National Identity of Romanians in Transylvania

Author: 
ISBN: 
978-963-9116-95-5
cloth
$85.00 / €75.00 / £67.00
Publication date: 
2001
324 pages

This meticulously researched and elegantly written book is the most authoritative study of the emergence of modern Romanian identity in Transylvania during the eighteenth and nineteenth centuries. Based upon a plethora of contemporary published sources, Mitu approaches national identity from a variety of perspectives - from within the Romanian community itself and their reaction to the image others had of them.

The author sheds new light on the problems of self-evaluation using a method he describes as "functional analysis" to examine a complex set of ideologies and propaganda. This approach helps the reader to understand the intricate web of contemporary Romanian nationalism.

National Identity of Romanians in Transylvania appeals to scholars of modern Romanian history, those focusing on the Habsburg Monarchy and the study of modern nationalism. The book is an important contribution to the expanding debate on nationalism and national identity from an East European perspective.

Acknowledgements

INTRODUCTION: THE ARGUMENT

Motivations, Conceptual Background

Why a Self-image?

Why the Transylvanian Romanians?

Why the Beginning of the Modern Era?

Sources and Methods

Notes

 

I. SELF-IMAGE AND IMAGES CONSTRUCTED BY OTHERS

Reflection on One’s Own Condition as a Reaction to Images Constructed by Others

Should the Romanians Reply to Calumnies Uttered by Others?

The Reasons for the Slander

The Romanians, Object of Envy for Foreigners

Perpetually Wronged, Deserted, Forgotten and Betrayed

The Universal Conspiracy against the Romanians              

The Romanians as the Laughing-stock of Others…

...but They Will Show the Others (in the Long Run)

Notions of Comparative Imagology among the Transylvanian Romanians of a Hundred and Fifty Years Ago

A More Refined Attitude to the Images Constructed by Others

Notes

 

II. NEGATIVE DIMENSION OF THE SELF-IMAGE

The Romanians as Self-denigrators: Should They Denigrate

Themselves as Well or Not?

Cultural Backwardness

The Romanians as Occupying the Lowest Place

The Romanians Compared to the Gypsies

The Romanians compared to the Jews

Moral and Behavioural “Flaws” Due to the Nation’s “Specificity”

Lack of Zeal for the National Cause

Keeping to the (Bad) Old Ways: Romanian Hostility towards Progress

“Forms without Substance”: The Moral Corruption of the Romanians by Modern Civilisation

The Unhappy Lot of the Romanians

Notes

 

III.IN BETWEEN THE GOOD AND THE BAD

Idle or Diligent?

“Idle”

“Diligent”

Resistance to Denationalisation--Open towards Assimilation or Resistant to It?

The Capacity for Ethnic–Racial Resistance

The Mixed Marriage as a Means of Altering Ethnic Purity               

Denationalisation: Stigmatising the Élites as Promoters of Assimilation

The Shame of Being a Romanian               

Notes

 

IV.THE HISTORICAL DIMENSION OF THE POSITIVE SELF-IMAGE

Generalities

No Different from Others: The Romanians’ Growing Trust in Their Own Powers   

The Compensatory Function of History

Latin Origins

Saviours of Christian Europe in the Middle Ages

Notes

 

V.THE POSITIVE SELF-IMAGE: BASICS OF NATIONAL IDENTITY

Moral and Behavioural “Qualities”: An Ethnic-Psychological Profile.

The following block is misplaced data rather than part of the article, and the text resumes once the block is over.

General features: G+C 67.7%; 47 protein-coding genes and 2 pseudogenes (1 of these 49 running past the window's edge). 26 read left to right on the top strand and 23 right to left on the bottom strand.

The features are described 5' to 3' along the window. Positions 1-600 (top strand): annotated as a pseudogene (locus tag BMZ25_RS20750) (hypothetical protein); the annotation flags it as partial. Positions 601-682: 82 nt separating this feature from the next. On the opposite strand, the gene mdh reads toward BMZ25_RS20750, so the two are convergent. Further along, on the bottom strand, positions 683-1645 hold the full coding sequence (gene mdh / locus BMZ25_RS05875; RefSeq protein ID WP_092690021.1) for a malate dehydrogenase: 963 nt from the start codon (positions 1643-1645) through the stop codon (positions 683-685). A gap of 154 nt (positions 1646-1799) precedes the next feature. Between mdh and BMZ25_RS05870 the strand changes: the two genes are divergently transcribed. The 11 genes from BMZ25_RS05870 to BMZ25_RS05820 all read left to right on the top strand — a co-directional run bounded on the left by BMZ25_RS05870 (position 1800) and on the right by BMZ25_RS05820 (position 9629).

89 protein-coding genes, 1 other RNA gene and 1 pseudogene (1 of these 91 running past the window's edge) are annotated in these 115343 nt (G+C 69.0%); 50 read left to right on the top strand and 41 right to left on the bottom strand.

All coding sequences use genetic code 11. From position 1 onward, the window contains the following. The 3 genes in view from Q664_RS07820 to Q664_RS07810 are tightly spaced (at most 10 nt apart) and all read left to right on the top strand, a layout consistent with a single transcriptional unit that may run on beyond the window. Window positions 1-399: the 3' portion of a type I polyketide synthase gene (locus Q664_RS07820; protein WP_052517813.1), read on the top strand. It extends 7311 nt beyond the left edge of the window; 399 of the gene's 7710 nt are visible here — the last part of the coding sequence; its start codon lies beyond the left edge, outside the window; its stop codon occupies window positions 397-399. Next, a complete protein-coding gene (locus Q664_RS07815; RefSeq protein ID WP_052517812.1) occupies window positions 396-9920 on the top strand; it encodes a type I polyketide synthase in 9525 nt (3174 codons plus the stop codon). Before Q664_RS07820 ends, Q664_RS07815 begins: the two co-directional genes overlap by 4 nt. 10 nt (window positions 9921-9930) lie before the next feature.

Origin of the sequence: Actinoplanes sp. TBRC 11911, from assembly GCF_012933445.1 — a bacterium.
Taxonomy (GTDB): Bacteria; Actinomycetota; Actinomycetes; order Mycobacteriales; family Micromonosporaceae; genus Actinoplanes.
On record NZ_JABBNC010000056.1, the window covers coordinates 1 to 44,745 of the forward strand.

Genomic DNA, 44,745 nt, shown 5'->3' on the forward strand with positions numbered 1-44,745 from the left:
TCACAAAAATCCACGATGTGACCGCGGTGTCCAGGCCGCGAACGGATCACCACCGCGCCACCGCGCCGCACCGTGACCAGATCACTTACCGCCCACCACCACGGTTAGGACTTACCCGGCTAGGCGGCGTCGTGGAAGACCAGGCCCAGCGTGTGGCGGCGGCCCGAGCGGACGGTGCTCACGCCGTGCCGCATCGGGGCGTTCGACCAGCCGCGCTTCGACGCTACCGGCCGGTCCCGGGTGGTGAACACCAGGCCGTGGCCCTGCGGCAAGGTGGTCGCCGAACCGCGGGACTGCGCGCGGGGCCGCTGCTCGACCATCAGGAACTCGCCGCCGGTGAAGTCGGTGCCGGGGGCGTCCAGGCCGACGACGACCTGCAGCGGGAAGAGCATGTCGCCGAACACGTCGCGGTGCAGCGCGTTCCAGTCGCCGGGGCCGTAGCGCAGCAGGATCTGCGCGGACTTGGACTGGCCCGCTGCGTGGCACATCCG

The Number and Spreading of the Romanians

The “Spreading” of the Romanians: The Need to Enlarge the Sphere of National Identity

The Number of Romanians: “We Are Many”; “We Are the Most Numerous”

The Number of Romanians: The Whirligig of Figures

Language and Alphabet

The Ideological Reconstruction of the Language

The Alphabet

Church and Religion

Generalities: Preliminaries and Context

Representations of the Relationship between Church and Nationality

The Venerable Age and Purity of Romanian Christianity as Features of National Identity

The Four Identity-related Formulas of Romanian Pluri-confessionalism

The Greek Catholic Formula

The Orthodox Formula

“The Third Way”: Unity of Confessions

The Romanians’ Religious Disunity

Notes

 

VI.CONCLUSIONS

Notes

 

VII. BIBLIOGRAPHY

1. Period Sources.

1.1 Unpublished Manuscripts and Documents

1.2 Papers and Periodicals

1.3 Calendars

1.4 Old Books (1780–1830)

1.5 Books (1831–1861)

1.6 Published Correspondence: Volumes and Sets

1.7 Political Memoirs and Petitions

1.8 Poetry: Volumes and Sets

1.9 Anthologies, Document Collections, Working Tools, Critical Editions, Subsequent Re-edits

2. Sources Referring to Other Periods (Late Nineteenth to Twentieth Century

3. Secondary Sources (Specialised Bibliography)

 

Index

"Mitu's work bring to the attention of Western readers the aspirations and writings of a range of Romanian writers and political activists, reveals the ways in which national identity could be articulated in Eastern European societies, and identifies the characteristics ascribed to Romanians as they pressed for a share of political power in Transylvania."
"This book boldly challenges the traditional canons and taboos of Romanian historiography, at a time when innovation is much needed."
"Mitu's study, based on an impressive collection of contemporary documents, is situated in the 'long first half of the nineteenth century,' from the French Revolution to the Revolutions of 1848... Overall, this study constitutes and original and carefully crafted contribution to our understanding of the multifaceted process through which national identities are negotiated in the public realm."